“Any time you’re wearing two hats,” cautioned Kauffman, “those waters get muddied.”
Thorne Anderson is a photojournalist who has worked with interpreters covering the recent wars in Iraq and Afghanistan. To navigate those dangerous environments, Anderson said he asked fixers to also provide interpretation services because it was more important to work with someone who could talk him out of trouble than someone who could speak English well.
But Anderson, whose work has appeared in Newsweek and The New York Times, said that interpreters who offer themselves as jacks-of-all-trades don’t perform any task well. He added that it’s unrealistic and unfair for journalists to expect one person to deliver 100 percent of the time when they are required to provide a variety of services.
“It’s exhausting for an interpreter to work for a journalist,” said Anderson, an associate professor at the Frank W. and Sue Mayborn School of Journalism at the University of North Texas. “If you can remove from them the obligation of keeping you safe, remove from them the obligation of transportation and the obligation of getting from one place to another, then they just have more energy to put into interpreting.”
Prepare, prepare, prepare
While the standards of practice and ethical guidelines that apply in interpreting for journalists may not be as rigid as those that are followed in court hearings and other more formal settings, Mines recommends that media interpreters adhere to some of these. For instance, Mines said interpreters should always check their political leanings, religious beliefs, and other biases at the door.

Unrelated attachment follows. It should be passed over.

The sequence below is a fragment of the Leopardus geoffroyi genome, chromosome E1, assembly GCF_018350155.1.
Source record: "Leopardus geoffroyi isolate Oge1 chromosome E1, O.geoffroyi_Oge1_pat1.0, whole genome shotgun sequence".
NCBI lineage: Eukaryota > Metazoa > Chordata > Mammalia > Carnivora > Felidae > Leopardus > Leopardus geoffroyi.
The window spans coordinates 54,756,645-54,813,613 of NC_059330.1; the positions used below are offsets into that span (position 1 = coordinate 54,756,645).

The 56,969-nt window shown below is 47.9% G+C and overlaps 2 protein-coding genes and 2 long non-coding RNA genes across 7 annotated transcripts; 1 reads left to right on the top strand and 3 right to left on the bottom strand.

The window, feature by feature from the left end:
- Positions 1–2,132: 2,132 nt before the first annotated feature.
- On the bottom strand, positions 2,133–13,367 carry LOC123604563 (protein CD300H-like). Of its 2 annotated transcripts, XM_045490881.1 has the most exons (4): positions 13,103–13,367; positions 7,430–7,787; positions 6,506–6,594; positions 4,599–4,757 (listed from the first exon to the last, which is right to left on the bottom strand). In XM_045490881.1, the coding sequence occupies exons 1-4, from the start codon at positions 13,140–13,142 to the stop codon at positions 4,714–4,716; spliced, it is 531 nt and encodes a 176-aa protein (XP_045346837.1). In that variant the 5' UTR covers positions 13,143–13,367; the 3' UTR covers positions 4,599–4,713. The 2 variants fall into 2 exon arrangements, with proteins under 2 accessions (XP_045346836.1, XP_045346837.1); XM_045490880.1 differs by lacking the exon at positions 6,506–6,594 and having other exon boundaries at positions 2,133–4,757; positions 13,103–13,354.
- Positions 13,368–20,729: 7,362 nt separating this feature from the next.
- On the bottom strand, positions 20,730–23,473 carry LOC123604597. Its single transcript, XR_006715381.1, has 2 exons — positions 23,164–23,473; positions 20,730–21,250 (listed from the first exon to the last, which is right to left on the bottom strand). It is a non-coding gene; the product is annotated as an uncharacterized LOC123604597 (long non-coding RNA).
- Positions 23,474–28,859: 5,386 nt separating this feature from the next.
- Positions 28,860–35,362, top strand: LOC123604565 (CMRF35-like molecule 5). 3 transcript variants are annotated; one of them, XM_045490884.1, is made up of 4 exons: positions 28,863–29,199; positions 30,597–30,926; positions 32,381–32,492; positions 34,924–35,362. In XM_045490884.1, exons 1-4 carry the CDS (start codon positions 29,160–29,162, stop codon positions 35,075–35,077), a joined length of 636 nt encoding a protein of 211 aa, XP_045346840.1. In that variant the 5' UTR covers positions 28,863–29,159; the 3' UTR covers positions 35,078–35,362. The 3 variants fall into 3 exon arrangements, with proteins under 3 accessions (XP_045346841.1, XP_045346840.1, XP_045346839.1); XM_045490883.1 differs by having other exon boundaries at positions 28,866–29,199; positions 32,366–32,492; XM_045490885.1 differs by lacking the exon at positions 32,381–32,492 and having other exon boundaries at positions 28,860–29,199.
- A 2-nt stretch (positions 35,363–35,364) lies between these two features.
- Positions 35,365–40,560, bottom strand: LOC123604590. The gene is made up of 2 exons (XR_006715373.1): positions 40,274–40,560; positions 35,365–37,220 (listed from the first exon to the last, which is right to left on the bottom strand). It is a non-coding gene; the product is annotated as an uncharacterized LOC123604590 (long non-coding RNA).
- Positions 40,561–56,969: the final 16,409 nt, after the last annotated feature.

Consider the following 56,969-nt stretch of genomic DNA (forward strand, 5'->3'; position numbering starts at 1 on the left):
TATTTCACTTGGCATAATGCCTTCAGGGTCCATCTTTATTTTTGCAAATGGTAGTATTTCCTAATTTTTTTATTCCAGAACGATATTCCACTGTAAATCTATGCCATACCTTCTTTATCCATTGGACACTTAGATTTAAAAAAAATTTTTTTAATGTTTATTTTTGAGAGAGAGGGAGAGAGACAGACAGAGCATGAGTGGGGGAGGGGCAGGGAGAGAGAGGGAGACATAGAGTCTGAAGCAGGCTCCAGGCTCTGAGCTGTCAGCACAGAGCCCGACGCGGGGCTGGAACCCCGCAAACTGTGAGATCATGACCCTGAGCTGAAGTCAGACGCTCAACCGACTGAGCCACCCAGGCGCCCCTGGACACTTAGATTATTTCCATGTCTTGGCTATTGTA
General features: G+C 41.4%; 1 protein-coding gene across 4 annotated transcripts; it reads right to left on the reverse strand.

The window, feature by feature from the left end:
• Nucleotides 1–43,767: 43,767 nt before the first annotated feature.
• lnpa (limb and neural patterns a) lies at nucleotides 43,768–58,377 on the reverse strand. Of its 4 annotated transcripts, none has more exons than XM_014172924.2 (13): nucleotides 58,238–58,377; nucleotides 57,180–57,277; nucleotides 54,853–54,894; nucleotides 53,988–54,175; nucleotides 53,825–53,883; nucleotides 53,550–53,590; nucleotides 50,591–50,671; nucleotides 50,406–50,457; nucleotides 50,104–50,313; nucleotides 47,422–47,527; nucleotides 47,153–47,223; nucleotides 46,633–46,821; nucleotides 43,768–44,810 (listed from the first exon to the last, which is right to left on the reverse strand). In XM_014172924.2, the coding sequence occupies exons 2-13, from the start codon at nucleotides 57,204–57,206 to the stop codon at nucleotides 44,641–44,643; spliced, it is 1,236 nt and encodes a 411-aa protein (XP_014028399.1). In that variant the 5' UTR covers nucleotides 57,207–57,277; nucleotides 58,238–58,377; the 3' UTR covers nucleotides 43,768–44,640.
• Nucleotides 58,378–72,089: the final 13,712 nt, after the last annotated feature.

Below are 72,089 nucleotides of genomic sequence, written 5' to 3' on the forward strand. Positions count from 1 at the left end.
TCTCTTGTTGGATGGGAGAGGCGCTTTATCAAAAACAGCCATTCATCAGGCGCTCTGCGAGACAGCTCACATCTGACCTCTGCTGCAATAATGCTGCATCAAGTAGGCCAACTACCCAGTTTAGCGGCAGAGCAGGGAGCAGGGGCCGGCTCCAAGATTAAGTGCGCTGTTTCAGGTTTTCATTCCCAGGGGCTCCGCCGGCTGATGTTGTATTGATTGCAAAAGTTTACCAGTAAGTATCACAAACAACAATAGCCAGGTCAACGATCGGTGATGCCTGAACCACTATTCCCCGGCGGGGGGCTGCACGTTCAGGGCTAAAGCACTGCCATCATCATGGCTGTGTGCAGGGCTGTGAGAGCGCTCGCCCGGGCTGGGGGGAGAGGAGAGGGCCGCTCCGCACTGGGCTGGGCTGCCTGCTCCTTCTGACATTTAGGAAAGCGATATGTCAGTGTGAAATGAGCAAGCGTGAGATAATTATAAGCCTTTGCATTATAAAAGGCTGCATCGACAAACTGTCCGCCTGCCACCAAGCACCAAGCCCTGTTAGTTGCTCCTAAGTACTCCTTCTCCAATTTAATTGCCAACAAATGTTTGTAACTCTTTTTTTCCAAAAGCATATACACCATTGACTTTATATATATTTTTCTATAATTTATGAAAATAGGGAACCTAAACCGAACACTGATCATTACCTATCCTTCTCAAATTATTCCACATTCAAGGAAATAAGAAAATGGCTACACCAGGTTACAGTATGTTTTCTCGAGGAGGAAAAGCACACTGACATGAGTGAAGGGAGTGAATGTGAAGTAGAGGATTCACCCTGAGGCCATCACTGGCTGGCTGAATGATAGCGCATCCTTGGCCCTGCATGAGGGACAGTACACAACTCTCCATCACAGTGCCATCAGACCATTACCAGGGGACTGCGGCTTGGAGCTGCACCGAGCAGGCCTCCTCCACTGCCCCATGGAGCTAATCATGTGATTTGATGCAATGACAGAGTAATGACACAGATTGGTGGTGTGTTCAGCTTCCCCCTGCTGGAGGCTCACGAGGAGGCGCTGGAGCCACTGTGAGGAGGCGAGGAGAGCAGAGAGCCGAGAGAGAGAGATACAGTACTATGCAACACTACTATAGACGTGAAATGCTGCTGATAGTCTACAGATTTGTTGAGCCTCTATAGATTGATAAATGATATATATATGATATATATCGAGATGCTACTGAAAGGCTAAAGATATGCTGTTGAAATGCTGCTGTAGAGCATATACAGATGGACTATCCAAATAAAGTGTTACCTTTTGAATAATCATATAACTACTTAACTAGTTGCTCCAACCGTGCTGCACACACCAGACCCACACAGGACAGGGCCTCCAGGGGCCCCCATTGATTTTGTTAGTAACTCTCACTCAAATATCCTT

It’s critical that interpreters prepare thoroughly ahead of the reporting assignments and know what they are walking into. For example, interviews with asylum seekers or families of murder victims, can be emotionally and physically demanding.
Because Mines was aware of the news stories about Latin American migrants placed in detention centers, he had a sense of what the reporters would be asking in their interviews. Still, he would call them to learn more about the questions they intended to ask and topics they wanted to cover.
“The best interpreter is the most briefed interpreter,” said Mines, adding that those who are better prepared also are aware of the ways in which “background information may hamper or may benefit the understanding of what they are having to interpret.”
There are also confidentiality matters to consider. Because some sources share sensitive information with reporters, Mines said interpreters should know what may be on or off the record, such as information about medical diagnoses, criminal activity, and rape incidents.
“Interpreters play a delicate role, in that language allows them to earn, in many cases, the trust and the confidence of the people for whom they are interpreting,” Mines said. “They may hear things that the people that they’re interpreting for wouldn’t say if it weren’t in that exchange of trust.”
Anderson addresses this when training interpreters who are part of a reporting project in Mexico. The interpreters are taught to take the focus off themselves to allow the reporter to earn the source’s trust, said Anderson. Because the interpreters play such an important part in the reporting process, they are expected to be as committed to accuracy and transparency as the reporters are, Anderson stated.
“I think that’s essential to the success of our project,” Anderson said.
To learn more about interpreting for journalists, see links to articles and materials below.
Margarita Martín-Hidalgo Birnbaum is a Spanish-speaking translator and interpreter (credentialed for federal and state courts) based in Dallas. She’s also a freelance journalist, and her most recent stories have appeared in WebMD, American Heart Association News, and The Dallas Morning News. Her personal and professional experiences include living and working in Central America, including Guatemala and El Salvador.
Images credit: Courtesy of Thorne Anderson, Steve Mines and Katty Kauffman, respectively. Published with permission.